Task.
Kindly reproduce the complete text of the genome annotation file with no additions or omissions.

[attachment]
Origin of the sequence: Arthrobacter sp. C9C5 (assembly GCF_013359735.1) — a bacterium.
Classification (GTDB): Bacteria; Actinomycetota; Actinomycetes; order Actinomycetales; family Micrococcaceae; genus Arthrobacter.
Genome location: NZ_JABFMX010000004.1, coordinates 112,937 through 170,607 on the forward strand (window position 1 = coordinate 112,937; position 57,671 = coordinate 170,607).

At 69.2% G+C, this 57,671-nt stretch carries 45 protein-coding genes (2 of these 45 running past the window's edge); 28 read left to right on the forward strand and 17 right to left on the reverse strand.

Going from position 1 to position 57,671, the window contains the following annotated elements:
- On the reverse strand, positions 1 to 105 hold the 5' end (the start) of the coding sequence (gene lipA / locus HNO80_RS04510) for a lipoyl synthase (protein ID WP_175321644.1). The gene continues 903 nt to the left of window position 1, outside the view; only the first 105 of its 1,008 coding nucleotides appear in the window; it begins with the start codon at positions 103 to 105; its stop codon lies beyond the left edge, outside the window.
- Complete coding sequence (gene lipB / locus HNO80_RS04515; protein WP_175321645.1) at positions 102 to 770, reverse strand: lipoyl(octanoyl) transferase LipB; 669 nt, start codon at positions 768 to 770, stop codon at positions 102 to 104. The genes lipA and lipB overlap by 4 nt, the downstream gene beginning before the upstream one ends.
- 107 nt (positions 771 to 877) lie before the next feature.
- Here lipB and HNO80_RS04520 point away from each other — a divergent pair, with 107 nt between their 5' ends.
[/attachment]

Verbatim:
Origin of the sequence: Arthrobacter sp. C9C5 (assembly GCF_013359735.1) — a bacterium.
Classification (GTDB): Bacteria; Actinomycetota; Actinomycetes; order Actinomycetales; family Micrococcaceae; genus Arthrobacter.
Genome location: NZ_JABFMX010000004.1, coordinates 112,937 through 170,607 on the forward strand (window position 1 = coordinate 112,937; position 57,671 = coordinate 170,607).

At 69.2% G+C, this 57,671-nt stretch carries 45 protein-coding genes (2 of these 45 running past the window's edge); 28 read left to right on the forward strand and 17 right to left on the reverse strand.

Going from position 1 to position 57,671, the window contains the following annotated elements:
- On the reverse strand, positions 1 to 105 hold the 5' end (the start) of the coding sequence (gene lipA / locus HNO80_RS04510) for a lipoyl synthase (protein ID WP_175321644.1). The gene continues 903 nt to the left of window position 1, outside the view; only the first 105 of its 1,008 coding nucleotides appear in the window; it begins with the start codon at positions 103 to 105; its stop codon lies beyond the left edge, outside the window.
- Complete coding sequence (gene lipB / locus HNO80_RS04515; protein WP_175321645.1) at positions 102 to 770, reverse strand: lipoyl(octanoyl) transferase LipB; 669 nt, start codon at positions 768 to 770, stop codon at positions 102 to 104. The genes lipA and lipB overlap by 4 nt, the downstream gene beginning before the upstream one ends.
- 107 nt (positions 771 to 877) lie before the next feature.
- Here lipB and HNO80_RS04520 point away from each other — a divergent pair, with 107 nt between their 5' ends.